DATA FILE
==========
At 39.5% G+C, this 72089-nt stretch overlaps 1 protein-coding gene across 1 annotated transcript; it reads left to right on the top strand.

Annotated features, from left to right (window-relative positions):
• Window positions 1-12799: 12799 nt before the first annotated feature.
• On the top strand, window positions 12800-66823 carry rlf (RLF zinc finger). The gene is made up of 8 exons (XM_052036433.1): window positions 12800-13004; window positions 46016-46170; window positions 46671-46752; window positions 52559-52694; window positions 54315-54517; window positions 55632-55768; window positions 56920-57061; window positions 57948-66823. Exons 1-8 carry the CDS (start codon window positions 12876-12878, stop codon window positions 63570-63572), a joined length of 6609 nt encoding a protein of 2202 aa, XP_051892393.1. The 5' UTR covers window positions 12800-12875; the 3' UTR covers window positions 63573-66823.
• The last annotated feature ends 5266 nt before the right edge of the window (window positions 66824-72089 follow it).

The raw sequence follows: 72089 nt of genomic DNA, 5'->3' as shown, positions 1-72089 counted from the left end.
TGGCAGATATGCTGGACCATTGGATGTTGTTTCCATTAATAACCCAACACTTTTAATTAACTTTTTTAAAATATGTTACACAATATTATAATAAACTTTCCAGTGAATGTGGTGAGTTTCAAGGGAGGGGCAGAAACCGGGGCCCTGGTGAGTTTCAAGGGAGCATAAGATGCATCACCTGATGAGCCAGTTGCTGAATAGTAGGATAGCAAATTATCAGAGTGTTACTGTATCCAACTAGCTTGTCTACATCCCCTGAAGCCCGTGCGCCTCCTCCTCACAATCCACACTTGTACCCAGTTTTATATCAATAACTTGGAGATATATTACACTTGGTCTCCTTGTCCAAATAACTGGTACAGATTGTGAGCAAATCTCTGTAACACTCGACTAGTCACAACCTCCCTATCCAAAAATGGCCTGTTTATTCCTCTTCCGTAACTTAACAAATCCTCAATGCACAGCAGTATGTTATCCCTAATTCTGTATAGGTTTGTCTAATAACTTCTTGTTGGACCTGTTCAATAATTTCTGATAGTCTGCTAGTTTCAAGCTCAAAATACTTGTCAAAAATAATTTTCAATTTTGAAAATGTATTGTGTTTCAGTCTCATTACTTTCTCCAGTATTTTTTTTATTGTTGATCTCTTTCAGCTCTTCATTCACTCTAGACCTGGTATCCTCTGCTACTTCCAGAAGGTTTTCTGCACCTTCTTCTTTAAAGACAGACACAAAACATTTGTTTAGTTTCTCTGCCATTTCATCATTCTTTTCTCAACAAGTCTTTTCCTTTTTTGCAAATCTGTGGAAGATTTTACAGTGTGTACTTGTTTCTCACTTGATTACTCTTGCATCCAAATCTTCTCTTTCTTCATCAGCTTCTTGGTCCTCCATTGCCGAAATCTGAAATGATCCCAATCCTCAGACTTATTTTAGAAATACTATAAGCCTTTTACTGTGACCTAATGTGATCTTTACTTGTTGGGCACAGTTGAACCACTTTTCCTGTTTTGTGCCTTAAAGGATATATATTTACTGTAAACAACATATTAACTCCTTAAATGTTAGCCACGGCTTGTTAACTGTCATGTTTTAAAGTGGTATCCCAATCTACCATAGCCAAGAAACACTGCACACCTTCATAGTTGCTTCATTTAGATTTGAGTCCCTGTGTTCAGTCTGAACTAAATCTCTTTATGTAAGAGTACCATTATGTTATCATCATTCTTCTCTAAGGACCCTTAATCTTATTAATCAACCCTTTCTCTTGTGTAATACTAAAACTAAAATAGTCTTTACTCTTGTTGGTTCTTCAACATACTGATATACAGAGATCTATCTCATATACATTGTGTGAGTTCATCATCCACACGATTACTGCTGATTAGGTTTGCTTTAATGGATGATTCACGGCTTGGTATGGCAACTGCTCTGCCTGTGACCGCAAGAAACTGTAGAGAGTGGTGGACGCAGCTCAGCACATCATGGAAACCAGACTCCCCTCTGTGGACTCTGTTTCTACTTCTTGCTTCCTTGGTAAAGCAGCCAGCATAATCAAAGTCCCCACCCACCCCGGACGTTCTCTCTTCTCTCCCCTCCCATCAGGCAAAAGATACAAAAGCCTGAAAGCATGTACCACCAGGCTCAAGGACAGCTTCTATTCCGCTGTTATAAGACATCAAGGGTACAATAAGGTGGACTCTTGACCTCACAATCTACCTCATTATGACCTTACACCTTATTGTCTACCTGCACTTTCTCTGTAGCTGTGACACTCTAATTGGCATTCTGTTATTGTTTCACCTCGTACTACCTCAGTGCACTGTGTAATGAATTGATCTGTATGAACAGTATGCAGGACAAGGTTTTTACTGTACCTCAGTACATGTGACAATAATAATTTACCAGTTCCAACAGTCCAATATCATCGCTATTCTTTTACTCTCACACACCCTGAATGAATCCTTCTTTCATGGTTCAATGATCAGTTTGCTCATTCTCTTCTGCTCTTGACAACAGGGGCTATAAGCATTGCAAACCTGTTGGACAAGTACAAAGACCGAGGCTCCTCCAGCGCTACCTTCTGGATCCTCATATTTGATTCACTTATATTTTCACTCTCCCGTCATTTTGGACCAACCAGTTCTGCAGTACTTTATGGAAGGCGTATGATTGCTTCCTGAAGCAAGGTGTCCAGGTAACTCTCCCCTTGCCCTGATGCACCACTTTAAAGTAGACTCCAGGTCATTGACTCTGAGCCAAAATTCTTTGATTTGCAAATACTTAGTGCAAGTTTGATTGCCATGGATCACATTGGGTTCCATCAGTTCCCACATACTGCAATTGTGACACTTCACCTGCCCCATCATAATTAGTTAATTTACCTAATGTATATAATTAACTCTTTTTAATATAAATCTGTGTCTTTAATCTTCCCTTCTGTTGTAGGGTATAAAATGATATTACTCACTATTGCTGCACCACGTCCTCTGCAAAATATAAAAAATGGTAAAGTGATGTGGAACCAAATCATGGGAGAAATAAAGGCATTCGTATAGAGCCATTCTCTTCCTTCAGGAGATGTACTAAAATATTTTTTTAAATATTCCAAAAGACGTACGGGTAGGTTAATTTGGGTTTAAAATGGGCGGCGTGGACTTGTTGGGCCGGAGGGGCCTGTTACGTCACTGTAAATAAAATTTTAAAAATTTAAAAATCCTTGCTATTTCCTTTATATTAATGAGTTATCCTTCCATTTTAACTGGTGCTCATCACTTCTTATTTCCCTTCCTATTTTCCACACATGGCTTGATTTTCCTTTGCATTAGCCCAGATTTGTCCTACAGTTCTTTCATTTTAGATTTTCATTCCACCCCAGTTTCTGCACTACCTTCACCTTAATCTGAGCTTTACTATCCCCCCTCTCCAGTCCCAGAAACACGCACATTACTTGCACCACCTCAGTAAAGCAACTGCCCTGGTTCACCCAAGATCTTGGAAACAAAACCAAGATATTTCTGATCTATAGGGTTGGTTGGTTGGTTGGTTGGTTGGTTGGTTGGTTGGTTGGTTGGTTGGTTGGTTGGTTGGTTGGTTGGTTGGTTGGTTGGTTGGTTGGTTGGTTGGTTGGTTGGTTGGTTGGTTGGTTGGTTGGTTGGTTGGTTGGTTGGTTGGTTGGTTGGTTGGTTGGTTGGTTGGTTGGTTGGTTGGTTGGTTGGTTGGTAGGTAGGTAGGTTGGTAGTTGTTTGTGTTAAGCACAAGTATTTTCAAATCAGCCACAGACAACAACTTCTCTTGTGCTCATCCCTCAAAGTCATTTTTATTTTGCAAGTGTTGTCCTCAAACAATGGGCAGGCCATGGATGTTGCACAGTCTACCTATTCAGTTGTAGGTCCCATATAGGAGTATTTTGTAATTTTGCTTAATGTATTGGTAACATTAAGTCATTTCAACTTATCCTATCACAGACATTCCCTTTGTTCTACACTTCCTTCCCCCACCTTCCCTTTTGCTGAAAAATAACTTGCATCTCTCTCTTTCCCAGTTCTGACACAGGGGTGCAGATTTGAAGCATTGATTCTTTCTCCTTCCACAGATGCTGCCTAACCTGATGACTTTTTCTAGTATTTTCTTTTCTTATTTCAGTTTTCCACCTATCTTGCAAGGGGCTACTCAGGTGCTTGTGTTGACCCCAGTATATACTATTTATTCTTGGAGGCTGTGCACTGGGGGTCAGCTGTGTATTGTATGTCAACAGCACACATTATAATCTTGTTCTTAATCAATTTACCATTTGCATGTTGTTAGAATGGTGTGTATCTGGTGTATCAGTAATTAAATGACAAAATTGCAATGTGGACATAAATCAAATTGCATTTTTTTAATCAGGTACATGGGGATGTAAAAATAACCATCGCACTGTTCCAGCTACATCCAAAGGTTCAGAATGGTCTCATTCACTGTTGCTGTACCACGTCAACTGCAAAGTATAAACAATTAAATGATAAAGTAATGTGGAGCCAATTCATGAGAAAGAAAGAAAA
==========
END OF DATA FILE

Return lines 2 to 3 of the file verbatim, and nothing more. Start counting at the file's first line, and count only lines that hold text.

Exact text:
Annotated features, from left to right (window-relative positions):
• Window positions 1-12799: 12799 nt before the first annotated feature.